"Of course," Cora said, barely concealing her grin. Cora was sure that the fact that Mary had visited the doctor, was smiling and perfectly well, was talking about redecorating the nursery and wanted Matthew to come to that very room could mean only one thing - she was pregnant. She tried to contain her excitement and she hurried to locate her son-in-law.
"Oh Carson, have you seen Matthew?" she asked in a rush when she saw Carson in the hall.
"He is in the library reviewing the accounts."
"Thank you," Cora replied and hurried to the library.
"Matthew, Mary would like to see you upstairs," she blurted out as soon as she entered the room.
"Is it urgent? I am in the middle of reviewing some complex accounting," he replied.
"I think what she has to tell you is something you will very much want to hear."
"Are you sure it can't wait even an hour?" Matthew said. He had been hard at work at these books for hours and was just beginning to see where some of the problems were coming from.
"Matthew, she has just come from the doctor, and she would like to see you in the nursery which she is considering redecorating," Cora said smile she could not conceal.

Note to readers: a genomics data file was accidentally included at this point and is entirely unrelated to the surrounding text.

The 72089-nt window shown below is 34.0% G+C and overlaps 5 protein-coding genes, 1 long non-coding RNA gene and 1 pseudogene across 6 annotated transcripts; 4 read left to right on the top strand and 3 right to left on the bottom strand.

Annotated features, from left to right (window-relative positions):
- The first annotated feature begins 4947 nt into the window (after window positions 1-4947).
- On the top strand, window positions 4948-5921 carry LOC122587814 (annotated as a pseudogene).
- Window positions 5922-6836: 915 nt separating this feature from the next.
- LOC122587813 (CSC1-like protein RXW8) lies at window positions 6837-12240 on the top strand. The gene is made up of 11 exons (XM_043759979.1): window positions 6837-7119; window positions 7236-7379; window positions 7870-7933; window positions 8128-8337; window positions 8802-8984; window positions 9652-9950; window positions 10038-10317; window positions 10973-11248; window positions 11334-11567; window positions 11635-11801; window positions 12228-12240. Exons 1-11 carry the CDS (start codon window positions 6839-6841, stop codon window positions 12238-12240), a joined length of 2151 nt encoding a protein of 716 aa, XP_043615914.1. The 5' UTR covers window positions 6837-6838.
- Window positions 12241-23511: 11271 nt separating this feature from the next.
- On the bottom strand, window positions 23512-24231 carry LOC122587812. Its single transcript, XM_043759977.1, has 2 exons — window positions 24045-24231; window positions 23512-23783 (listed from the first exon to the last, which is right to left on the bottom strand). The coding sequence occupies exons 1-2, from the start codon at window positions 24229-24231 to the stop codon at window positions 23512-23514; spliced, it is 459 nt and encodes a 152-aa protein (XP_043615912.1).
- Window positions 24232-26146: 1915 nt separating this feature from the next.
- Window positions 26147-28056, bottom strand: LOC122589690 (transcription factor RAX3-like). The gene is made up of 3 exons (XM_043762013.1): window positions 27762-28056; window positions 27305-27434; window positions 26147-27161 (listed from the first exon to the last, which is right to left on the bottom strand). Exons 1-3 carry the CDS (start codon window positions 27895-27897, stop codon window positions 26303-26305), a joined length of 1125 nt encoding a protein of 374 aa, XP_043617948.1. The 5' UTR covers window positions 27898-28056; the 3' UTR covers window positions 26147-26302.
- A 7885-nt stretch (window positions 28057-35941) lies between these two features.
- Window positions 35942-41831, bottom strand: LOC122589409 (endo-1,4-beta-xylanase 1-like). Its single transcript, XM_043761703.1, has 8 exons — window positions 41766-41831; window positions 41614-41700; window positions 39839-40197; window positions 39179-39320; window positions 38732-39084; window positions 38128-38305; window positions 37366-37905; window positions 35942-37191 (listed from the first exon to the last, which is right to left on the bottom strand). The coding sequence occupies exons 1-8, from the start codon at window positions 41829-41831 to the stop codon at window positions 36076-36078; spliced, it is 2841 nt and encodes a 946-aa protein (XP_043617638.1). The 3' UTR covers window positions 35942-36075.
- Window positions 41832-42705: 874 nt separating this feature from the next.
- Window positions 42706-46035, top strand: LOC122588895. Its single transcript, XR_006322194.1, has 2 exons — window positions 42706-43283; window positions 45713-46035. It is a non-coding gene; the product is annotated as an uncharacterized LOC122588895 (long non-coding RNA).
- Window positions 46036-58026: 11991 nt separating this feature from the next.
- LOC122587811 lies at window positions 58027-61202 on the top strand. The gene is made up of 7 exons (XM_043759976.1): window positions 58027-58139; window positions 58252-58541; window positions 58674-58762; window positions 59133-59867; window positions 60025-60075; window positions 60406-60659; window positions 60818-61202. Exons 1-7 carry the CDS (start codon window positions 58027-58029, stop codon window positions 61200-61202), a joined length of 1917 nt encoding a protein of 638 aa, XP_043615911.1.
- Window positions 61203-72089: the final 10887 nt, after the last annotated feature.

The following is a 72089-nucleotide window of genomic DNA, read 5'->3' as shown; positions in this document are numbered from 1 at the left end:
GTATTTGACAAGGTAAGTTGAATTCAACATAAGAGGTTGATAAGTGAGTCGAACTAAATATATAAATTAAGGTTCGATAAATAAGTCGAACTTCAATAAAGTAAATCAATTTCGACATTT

"You mean to say she is…"
"I didn't say anything. Only that she has just come from the doctor and would now like to see you in the nursery. You may draw what conclusions you will, but I do not think you will want to keep her waiting," she said with a smile that told him his guess must be true.
Account books forgotten, he stood and hurried up the stairs to find his wife. Only when he reached the landing did he realize he did not even know where the nursery was. Luckily Anna was walking down the hall and was able to point him in the correct direction. He purposefully slowed his steps as he approached the room and took a deep, calming breath. He needed to be calm for Mary.